The "joint action" test is satisfied when private actors are "willful participant[s] in joint action with the [government] or its agents." Dennis v. Sparks, 449 U.S. 24, 27 (1980); see also Collins v. Womancare, 878 F.2d 1145, 1154 (9th Cir. 1989) (same). The "lynchpin of a finding of joint action is the existence of a substantial degree of cooperative action." Collins, 878 F.2d at 1154 (internal citation and quotations omitted). The joint action test is therefore satisfied when "the actions of the state and the private party are intertwined or when the parties have a symbiotic relationship." Villegas v. Gilroy Garlic Festival Ass'n, 541 F.3d 950, 960 (9th Cir. 2008).

Vineyard has alleged that Farris falsely accused him of engaging in sexual activity with another man in a public restroom, and that Farris had brought such accusations against others in the past. Further, Vineyard alleges that after detaining Vineyard, Baker went away to speak further with Farris, then returned to arrest Vineyard. Vineyard has alleged that Baker vouched for Farris's credibility, saying the witness had given Baker "so much detail that he couldn't be lying." Despite having initially told Vineyard a witness had seen him masturbating in a public restroom, after Baker had conferred with Farris again, he accused them of being "involved in a multi-person orgy in the bathroom." Taking Vineyard's allegations as true, and drawing all reasonable inferences in Vineyard's favor, the court concludes that Vineyard has pleaded facts sufficient to satisfy the "joint action" test. It can be reasonably inferred from the complaint that Baker did more than receive a citizen's complaint from Farris: he vouched for Farris's credibility to Vineyard and, upon Vineyard's denial, conferred further with Farris, returned with the charge of an "orgy," and told Vineyard that unless he confessed to the charge made by Farris, Vineyard would go to jail. These allegations are sufficient to state a claim of Farris's active participation and cooperation in the malicious prosecution claim brought against the state actors. The motion to dismiss the § 1983 claims under Rule 12(b)(6) is denied.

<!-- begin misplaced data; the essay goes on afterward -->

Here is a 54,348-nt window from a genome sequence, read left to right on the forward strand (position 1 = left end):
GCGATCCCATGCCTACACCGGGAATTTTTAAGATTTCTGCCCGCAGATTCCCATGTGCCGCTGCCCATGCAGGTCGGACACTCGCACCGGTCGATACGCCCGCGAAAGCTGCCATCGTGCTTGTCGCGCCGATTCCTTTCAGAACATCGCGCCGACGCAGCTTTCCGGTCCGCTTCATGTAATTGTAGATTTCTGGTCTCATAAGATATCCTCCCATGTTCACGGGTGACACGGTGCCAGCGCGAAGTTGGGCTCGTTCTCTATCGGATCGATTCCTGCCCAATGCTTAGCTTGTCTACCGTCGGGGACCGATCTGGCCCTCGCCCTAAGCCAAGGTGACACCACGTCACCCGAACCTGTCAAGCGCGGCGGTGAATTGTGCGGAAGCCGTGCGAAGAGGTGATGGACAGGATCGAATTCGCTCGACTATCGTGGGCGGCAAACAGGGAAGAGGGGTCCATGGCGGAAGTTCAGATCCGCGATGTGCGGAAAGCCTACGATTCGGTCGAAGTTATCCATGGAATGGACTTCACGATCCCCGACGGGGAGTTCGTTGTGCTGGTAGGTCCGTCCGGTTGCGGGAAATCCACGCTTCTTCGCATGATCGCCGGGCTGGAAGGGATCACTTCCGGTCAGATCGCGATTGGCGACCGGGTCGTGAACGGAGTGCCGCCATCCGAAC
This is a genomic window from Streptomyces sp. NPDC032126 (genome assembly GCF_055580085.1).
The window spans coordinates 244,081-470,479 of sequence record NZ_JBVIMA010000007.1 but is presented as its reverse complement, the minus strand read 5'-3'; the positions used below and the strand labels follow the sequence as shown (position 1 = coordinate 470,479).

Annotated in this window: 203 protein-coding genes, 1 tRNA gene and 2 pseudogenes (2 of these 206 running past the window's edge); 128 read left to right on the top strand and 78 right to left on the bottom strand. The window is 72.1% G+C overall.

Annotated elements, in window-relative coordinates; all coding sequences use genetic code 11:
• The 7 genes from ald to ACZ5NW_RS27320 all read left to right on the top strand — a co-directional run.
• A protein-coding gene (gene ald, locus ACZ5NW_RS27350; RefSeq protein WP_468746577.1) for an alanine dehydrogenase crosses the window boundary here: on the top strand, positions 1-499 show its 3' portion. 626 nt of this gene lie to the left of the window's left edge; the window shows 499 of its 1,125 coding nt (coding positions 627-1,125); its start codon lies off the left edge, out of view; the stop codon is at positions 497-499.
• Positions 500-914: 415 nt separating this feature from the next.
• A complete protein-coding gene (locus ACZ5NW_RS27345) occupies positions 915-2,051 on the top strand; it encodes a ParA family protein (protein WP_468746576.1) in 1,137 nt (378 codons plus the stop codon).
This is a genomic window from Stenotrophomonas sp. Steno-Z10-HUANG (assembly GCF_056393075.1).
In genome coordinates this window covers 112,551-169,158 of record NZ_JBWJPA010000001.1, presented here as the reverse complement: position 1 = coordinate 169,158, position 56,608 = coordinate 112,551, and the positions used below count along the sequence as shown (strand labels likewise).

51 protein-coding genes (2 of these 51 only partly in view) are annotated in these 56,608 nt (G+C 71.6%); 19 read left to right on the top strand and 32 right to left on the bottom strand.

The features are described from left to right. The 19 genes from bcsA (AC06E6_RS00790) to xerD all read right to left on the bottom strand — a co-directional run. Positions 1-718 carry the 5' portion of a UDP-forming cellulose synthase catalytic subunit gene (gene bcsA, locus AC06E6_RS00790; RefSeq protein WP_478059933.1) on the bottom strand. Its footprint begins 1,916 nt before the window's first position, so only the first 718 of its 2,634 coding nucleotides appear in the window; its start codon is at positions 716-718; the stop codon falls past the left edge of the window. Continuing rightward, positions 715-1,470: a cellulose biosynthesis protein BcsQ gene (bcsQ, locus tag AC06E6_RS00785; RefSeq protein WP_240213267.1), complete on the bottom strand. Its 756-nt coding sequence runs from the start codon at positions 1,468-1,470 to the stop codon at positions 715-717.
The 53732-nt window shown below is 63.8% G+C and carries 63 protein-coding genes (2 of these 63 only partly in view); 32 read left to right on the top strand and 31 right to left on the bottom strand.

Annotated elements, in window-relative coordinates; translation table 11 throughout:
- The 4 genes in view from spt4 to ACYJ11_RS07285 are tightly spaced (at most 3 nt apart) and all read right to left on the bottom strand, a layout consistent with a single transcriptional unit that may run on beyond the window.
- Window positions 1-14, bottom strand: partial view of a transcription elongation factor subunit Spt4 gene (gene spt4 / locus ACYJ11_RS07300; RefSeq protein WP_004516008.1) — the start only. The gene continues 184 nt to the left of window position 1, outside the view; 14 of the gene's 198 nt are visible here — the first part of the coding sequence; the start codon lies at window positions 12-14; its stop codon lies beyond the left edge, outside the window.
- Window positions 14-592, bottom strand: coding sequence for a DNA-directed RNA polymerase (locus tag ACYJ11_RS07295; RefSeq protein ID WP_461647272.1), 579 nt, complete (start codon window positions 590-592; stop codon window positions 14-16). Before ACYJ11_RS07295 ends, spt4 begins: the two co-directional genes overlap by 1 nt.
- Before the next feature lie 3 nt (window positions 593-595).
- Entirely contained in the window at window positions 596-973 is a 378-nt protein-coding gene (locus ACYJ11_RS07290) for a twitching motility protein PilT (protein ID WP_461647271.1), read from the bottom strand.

C. Motion to dismiss state law claims

1. Qualified privilege